Monday, December 21, 2009

Gingerbread Men

There is no denying that Gingerbread Men are the ideal Christmas cookie. Their spicy dough, combined with the excitement of decorating them truly gets you in the holiday spirit. The following recipe is from one of my favorite vegan websites, PPK stands for The Post Punk Kitchen, and it provides a forum for vegans to share recipes, discuss policies, and post pictures of what they made. Not surprisingly, the site itself was founded by the author of Veganomicon, Vegan Cupcakes Take Over the World, and Vegan Cookies Invade Your Cookie Jar, so you know that it is legit.

The Gingerbread Men I made were decorated with Red Hots and a simple icing consisting of confectioners sugar and water. Aren't they just the cutest little guys you have ever seen??

Gingerbread Men

1/3 cup canola oil

3/4 cup sugar

1/4 cup molasses

1/4 cup soymilk

2 cups flour

1/2 teaspoon baking soda

1/2 teaspoon baking powder

1/2 teaspoon salt

1/2 teaspoon each of ground nutmeg, cloves and cinnamon

1 1/2 teaspoons ground ginger

Beat together oil and sugar for 3 minutes in a large bowl. Add molasses and soymilk. Stir together.
In another bowl, sift together all of the other ingredients.
Add the dry ingredients to the wet in batches. Mix together with a firm spoon. The dough should be stiff. Mold into a disk, wrap in plastic wrap, and chill for at least an hour.
Preheat the oven to 350 degrees. Lightly grease your cookie sheets.
On a floured surface, roll out the dough to a little less than 1/4 inch thick. Cut out your shapes with cookie cutters and gently place on cookie sheets. Bake for about 10 minutes.
Remove from oven and let them cool for two minutes on a baking sheet before moving to a cooling rack. Wait until they are completely cool until icing.

Sunday, December 20, 2009

Christmas Cookies: Apricot Thumbprints

Now that I'm home at last for Christmas, the cookie baking marathon has begun. Some recipes will be vegan, others will not be, but all will be deliciously dangerous and will, without a doubt, make you want to crash a cookie exchange party just to show off your fine work.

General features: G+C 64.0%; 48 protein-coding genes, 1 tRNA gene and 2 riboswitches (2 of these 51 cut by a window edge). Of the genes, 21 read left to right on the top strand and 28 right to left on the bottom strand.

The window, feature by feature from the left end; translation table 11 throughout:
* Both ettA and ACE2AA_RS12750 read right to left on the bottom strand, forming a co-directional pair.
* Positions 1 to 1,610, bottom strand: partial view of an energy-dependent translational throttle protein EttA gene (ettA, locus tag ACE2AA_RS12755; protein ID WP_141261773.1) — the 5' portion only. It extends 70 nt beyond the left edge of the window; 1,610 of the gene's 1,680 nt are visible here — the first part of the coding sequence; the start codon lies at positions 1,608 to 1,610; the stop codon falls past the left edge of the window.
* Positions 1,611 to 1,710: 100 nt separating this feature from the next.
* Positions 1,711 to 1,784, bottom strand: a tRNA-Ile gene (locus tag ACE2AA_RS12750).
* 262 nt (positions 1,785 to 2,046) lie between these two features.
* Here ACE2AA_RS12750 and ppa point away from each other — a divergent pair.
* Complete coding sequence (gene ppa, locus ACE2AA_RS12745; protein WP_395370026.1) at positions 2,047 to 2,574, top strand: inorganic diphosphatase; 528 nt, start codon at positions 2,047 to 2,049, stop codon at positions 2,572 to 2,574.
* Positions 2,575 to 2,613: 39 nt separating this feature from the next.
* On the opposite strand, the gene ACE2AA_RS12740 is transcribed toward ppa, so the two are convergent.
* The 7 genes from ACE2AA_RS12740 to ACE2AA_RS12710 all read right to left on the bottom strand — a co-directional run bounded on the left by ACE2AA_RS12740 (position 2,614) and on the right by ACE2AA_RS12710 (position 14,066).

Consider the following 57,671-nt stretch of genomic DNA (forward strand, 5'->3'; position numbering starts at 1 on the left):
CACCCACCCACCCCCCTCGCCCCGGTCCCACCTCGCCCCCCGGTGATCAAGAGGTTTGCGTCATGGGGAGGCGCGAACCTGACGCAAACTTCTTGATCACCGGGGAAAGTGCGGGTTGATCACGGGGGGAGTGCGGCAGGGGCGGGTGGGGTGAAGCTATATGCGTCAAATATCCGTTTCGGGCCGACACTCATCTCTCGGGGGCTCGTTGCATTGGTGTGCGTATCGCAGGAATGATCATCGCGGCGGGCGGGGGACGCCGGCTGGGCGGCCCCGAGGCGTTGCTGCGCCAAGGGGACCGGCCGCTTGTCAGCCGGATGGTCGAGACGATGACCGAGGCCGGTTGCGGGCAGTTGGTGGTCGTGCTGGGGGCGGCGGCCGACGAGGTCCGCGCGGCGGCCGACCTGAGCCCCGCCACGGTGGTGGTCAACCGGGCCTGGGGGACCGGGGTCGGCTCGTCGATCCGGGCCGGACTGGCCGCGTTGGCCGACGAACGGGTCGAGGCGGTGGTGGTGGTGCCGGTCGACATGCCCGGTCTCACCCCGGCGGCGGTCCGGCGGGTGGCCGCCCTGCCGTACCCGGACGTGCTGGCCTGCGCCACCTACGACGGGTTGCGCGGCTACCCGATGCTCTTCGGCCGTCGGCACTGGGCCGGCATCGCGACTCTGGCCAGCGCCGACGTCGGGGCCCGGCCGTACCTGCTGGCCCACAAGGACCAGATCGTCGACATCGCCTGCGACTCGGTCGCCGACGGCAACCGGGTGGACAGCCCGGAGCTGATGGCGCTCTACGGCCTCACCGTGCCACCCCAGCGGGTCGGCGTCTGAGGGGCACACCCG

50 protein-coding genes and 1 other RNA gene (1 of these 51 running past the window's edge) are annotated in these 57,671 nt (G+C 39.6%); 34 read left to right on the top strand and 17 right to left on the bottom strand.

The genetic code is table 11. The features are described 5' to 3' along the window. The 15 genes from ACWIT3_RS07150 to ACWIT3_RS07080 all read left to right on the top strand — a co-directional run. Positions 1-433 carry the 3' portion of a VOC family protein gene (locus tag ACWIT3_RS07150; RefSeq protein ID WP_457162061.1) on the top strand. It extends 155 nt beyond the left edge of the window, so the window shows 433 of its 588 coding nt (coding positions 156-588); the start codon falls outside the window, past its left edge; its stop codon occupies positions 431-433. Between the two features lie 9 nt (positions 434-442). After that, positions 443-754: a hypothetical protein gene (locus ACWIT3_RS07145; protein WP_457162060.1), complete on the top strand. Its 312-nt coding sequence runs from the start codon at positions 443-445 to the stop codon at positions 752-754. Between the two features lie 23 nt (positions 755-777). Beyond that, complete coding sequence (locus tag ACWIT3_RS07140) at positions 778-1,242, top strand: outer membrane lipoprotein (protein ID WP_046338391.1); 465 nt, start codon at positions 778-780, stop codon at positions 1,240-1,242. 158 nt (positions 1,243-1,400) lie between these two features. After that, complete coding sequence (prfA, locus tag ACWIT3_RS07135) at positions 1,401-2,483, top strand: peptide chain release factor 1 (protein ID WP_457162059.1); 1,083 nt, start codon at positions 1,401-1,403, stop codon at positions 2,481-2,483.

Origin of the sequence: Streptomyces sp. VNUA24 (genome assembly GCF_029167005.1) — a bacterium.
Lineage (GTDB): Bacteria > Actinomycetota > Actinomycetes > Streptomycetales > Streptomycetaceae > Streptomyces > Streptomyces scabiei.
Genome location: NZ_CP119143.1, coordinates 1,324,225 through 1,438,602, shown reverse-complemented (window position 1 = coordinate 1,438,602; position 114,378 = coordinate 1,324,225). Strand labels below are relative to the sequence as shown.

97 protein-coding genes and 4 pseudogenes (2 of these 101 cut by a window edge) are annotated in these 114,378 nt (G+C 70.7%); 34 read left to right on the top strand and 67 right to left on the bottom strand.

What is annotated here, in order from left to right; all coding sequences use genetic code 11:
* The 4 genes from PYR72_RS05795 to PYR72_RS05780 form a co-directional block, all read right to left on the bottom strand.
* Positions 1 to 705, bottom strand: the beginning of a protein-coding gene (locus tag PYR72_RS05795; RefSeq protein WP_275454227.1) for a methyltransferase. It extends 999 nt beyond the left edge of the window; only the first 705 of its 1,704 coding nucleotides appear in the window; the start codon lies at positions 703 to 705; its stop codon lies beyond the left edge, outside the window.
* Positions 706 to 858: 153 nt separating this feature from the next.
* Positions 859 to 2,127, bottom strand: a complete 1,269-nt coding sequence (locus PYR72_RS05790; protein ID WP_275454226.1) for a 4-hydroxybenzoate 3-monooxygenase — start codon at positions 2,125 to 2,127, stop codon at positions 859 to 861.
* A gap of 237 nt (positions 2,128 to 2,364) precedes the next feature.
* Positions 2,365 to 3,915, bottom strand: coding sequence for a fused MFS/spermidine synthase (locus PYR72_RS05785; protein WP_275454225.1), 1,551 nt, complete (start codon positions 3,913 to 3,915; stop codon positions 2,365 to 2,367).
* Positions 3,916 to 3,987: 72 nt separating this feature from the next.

Apricot Thumbprints were my grandma's specialty. They are a family favorite, and Christmas wouldn't feel the same without devouring a platefull of these small fruity cookies over the course of two days. I have a firm belief in passing traditional family recipes down through generations, so I left them non-vegan, in all of their buttery, eggy glory.

Though my mom and I can never make them as good as grandma could, the ones we made today came pretty close!

And one more note, I finally recharged my camera so expect the pictures of my baked goods to be exponentially better than the ones I have been posting!

Apricot Thumbprints

For Jam:
Chopped dried apricots

In a saucepan over medium heat, place chopped walnuts. Heat with sugar, adding small amounts of water as needed. Cook until the consistency is jam-like, and all the water has been evaporated. You should end up with about a cup of jam.
Set aside.

For Cookies:
1/2 cup butter

1/4 cup brown sugar

1 egg, separated

1/2 teaspoon vanilla extract

1 cup flour

1/4 teaspoon salt

3/4 cup finely chopped walnuts, in a separate bowl

Heat oven to 350 degrees. Beat egg yolk, butter, sugar and vanilla together. Slowly add in salt and flour until made into a dough.
Form dough into 1 inch balls.
Beat egg white slightly and place in a small bowl on the side. Dip each ball into egg whites and then roll into nuts. Place on a cookie sheet lined with parchment paper.
Press thumb deeply into the center of each. Bake for about 12 minutes, until light brown. Remove from oven and fill with jam.

Monday, December 14, 2009

Christmas Gingerbread Houses

What better way to celebrate the holiday season than sittin' down with some friends, flipping the Comcast to Christmas music, and building your very own gingerbread house?! After deciding that we had a craving to make a cookie abode, my friends and I searched for the perfect pre-made building supplies. But lo and behold, all of the gingerbread houses sold in Target were lame and chock-filled of nasty ingredients.